A good key to the psyche has always been that which promotes rage. There are barbs a person lets pass, barely noticing, and slights, however small, that make a person explode.
Jean Harris, in her murder trial here, has suffered any number of indignities in silence. The housekeeper of her lover, whom she is accused of murdering, testified that he tried to avoid her. Police, describing the night of the shooting, testified that she had told them her lover slept with "every woman he could."
All this she took quietly. But there was one bit of testimony Wednesday that she could not ignore -- the testimony from a police officer that in her response to Dr. Herman Tarnower's death the night of the shooting, she seemed to be "acting." That testimony -- a slur on the sincerity of her emotions -- enraged her. She yelled at one of her lawyers. ("All your clients talk to you like this?" his mother later asked.) She stormed out of the courtroom. She sought out reporters to talk. a
"I was honestly answering when I was asked those questions," she said.
So upset was she, in fact, that after her outburst -- during a recess -- a psychiatrist was summoned for a consultation. He was the same psychiatrist who had reportedly seen her after the Tarnower shooting last March in Harrison, N.Y., when she appeared distraught and depressed.
Today, however -- calm and composed -- Harris had a small victory. Judge Russell R. Leggett threw out Wednesday's testimony about whether Harris was "acting." It was not a judgment, he suggested to the jury, that could accurately be made.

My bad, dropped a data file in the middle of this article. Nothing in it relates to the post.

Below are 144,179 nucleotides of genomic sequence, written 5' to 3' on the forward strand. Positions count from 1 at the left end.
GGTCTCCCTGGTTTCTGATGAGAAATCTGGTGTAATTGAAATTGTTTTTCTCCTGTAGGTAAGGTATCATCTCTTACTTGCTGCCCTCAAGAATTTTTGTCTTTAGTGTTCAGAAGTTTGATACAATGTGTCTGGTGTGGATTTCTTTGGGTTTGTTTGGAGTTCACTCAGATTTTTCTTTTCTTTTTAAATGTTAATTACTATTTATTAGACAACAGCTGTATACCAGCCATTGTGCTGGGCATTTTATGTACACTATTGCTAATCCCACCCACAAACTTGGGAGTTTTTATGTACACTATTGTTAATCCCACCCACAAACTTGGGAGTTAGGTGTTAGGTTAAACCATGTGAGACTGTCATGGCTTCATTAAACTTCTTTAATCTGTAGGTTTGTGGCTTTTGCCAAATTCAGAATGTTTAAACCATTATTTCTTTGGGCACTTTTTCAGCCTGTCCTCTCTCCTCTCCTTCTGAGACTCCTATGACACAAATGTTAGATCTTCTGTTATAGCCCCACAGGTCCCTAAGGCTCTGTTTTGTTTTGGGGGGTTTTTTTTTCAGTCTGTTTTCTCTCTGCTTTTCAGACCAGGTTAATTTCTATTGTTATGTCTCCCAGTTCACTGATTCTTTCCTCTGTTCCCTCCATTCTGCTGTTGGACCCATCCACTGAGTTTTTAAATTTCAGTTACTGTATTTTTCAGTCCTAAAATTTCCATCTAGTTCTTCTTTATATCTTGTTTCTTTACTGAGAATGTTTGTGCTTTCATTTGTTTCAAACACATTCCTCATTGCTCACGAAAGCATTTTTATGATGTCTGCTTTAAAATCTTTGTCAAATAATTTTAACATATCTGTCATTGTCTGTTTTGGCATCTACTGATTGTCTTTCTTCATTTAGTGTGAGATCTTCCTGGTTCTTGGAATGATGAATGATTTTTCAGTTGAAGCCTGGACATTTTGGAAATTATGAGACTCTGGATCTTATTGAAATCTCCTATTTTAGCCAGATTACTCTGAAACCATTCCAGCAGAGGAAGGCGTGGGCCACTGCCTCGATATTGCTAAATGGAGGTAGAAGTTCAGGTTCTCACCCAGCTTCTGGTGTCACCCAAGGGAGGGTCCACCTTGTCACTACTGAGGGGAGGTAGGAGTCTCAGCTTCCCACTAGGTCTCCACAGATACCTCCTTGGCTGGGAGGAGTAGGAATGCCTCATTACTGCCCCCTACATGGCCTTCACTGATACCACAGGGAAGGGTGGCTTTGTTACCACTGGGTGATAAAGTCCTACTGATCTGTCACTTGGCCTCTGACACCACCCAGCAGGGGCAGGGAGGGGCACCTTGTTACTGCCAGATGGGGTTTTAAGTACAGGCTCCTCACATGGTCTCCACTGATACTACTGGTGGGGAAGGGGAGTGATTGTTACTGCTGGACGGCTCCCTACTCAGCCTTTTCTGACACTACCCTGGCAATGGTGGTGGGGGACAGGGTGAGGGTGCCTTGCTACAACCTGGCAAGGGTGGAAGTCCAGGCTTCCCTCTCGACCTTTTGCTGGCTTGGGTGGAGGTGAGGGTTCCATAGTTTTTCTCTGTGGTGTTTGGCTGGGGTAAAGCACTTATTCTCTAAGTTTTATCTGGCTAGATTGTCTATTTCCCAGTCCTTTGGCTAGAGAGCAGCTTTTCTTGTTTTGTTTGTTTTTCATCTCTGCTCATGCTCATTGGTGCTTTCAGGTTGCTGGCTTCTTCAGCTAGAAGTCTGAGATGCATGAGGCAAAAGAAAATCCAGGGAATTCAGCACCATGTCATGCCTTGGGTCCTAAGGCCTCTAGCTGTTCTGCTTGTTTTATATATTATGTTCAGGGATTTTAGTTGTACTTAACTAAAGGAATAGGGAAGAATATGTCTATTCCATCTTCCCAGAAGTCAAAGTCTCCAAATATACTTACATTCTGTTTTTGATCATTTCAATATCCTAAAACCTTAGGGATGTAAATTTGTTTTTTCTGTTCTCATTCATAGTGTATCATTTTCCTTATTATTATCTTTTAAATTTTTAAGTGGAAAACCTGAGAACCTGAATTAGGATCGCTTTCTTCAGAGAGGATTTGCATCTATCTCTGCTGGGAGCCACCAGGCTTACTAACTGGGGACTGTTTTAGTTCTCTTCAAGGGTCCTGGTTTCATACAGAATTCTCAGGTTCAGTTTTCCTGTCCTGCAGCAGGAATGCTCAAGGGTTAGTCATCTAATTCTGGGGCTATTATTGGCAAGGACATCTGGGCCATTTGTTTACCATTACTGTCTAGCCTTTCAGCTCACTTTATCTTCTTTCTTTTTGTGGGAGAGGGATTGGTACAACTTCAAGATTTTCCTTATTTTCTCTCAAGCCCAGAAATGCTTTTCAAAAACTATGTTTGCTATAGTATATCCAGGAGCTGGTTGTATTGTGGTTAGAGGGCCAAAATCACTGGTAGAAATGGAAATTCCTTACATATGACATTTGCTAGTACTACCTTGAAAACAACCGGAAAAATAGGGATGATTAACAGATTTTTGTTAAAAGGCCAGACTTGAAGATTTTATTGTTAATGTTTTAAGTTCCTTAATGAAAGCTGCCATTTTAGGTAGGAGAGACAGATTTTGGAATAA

"It's open to speculation," the judge said.
Former headmistress of the Madeira School in McLean, Va., Harris has been charged with second-degree murder in Tarnower's death. The prosecution, stressing the love triangle between Harris, 57; Tarnower, 69, and the much younger Lynne Tryforos, 37, claims Harris shot Tarnower in a jealous rage. The defense calls the shooting "a tragic accident," a suicide attempt inadvertently gone awry.
Today, as the trial went into its 13th day and the prosecution trotted out the latest in a series of police witnesses, there was little of the new or the dramatic. The police -- all members of the Harrison force -- for the most part repeated previous testimony. The defendant, in a simple black suit, took notes as usual, occasionally making a sardonic face and looking out toward the spectators as if for sympathy and vindication. An officer on the stand -- with the unlikely name of Harry Harrison of the Harrison police force -- might identify a bloodstained bra as the one Harris was wearing the night of the shooting. And Harris would flash her smile to the crowd -- "Can you believe this?" it seemed to say.
She smiled at testimony that centered around the shooting itself. She put on dark glasses during a line of questioning which her attorney, Joel Aurnou, asked a police officer if he had heard Harris express a wish to die. She also looked grim as one of the officers -- Patrolman Robertt Tamillo -- repeated testimony which had come out at the pretrial hearings, but which the jury heard for the first time today.
Under direct examination from Assistant District Attorney George Bolen, Tamillo recounted how, after arriving at the Tarnower home that evening and leaving the wounded doctor, he had gone to Harris, and helped her to the phone. It had been necessary to help her to the phone, the officer said, because Harris had appeared faint.
So, said Tamillo, he followed her to the phone, where he heard Harris' first words to a friend, who was also a lawyer.
"Oh, my God, I think I've killed, Hy," she reportedly said.
Additional witnesses for the prosecution are expected Friday.